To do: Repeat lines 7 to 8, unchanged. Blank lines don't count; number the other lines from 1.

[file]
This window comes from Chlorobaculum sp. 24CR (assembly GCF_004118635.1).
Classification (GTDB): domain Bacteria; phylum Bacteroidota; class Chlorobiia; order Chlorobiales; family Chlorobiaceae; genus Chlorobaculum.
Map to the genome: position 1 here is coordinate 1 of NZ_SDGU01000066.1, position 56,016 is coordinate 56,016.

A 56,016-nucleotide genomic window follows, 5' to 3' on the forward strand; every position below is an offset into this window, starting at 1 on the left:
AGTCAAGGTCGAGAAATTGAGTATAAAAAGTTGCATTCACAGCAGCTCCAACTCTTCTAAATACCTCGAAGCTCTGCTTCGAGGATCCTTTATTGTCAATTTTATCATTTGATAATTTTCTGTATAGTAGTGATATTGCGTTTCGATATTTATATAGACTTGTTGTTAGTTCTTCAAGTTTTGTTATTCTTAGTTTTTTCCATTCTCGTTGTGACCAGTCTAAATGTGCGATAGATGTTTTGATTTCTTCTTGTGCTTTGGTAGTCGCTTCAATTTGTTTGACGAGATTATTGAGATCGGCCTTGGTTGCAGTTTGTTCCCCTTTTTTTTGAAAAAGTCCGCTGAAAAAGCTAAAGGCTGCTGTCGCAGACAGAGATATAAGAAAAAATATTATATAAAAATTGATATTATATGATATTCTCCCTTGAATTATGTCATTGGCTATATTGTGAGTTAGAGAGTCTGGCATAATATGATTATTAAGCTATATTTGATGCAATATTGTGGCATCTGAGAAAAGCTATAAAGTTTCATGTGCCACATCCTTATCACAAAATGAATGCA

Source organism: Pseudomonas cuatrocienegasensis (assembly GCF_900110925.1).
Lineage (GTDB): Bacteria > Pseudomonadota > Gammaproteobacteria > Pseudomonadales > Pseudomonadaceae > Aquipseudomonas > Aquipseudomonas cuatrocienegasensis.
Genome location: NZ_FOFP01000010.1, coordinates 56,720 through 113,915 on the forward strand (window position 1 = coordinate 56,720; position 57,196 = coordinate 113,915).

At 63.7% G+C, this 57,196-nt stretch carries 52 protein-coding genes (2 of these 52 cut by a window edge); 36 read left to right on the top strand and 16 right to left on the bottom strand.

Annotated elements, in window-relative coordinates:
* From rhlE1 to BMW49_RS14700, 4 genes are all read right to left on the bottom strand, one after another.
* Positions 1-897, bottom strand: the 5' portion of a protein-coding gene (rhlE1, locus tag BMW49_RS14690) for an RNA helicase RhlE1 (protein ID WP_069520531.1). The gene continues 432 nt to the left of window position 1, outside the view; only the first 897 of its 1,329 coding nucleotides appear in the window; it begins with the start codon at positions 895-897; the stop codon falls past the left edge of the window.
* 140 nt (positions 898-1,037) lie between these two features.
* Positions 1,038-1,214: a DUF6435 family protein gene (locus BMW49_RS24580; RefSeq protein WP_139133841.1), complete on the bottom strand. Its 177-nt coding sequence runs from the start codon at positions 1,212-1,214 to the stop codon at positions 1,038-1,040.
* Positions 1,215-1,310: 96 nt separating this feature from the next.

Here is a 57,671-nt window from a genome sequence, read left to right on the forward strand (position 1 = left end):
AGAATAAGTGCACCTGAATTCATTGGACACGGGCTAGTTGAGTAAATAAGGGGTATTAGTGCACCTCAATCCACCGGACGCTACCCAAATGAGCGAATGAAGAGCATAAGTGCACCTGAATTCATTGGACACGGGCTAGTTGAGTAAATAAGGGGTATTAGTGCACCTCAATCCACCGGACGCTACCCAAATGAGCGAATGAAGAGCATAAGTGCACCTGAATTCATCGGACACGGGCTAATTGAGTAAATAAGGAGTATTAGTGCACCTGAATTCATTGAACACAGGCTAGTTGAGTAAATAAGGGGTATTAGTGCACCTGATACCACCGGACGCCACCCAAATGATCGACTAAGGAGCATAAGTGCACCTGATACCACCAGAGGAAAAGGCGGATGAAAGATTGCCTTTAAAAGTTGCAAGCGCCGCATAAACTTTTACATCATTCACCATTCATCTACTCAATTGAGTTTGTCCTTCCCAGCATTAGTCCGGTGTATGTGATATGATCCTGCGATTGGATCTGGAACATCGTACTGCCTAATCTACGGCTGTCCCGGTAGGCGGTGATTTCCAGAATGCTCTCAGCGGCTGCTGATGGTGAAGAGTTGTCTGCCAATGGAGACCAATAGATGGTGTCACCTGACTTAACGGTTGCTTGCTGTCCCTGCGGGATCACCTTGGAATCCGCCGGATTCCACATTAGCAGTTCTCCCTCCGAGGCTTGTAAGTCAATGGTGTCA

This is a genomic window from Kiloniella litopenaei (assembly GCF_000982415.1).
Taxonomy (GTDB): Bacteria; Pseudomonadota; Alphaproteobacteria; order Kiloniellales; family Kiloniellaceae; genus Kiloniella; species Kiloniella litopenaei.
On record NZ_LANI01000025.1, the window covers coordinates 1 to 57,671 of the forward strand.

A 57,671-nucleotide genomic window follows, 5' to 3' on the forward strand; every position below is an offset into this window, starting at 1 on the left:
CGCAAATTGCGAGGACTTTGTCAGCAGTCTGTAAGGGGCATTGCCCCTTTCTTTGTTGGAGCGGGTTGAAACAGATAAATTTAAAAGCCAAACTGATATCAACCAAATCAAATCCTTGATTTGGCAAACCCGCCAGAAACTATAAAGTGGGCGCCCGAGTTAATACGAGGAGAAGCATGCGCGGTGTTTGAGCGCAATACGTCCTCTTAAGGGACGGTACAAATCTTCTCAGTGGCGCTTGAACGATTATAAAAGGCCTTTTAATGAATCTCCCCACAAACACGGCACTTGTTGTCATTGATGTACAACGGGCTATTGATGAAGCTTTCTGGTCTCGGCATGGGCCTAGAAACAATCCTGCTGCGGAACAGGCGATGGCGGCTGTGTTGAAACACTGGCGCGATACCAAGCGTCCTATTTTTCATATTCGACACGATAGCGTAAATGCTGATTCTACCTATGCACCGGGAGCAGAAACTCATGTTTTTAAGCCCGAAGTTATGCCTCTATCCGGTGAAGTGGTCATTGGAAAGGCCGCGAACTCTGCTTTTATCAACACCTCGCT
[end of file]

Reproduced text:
Lineage (GTDB): Bacteria > Pseudomonadota > Gammaproteobacteria > Pseudomonadales > Pseudomonadaceae > Aquipseudomonas > Aquipseudomonas cuatrocienegasensis.
Genome location: NZ_FOFP01000010.1, coordinates 56,720 through 113,915 on the forward strand (window position 1 = coordinate 56,720; position 57,196 = coordinate 113,915).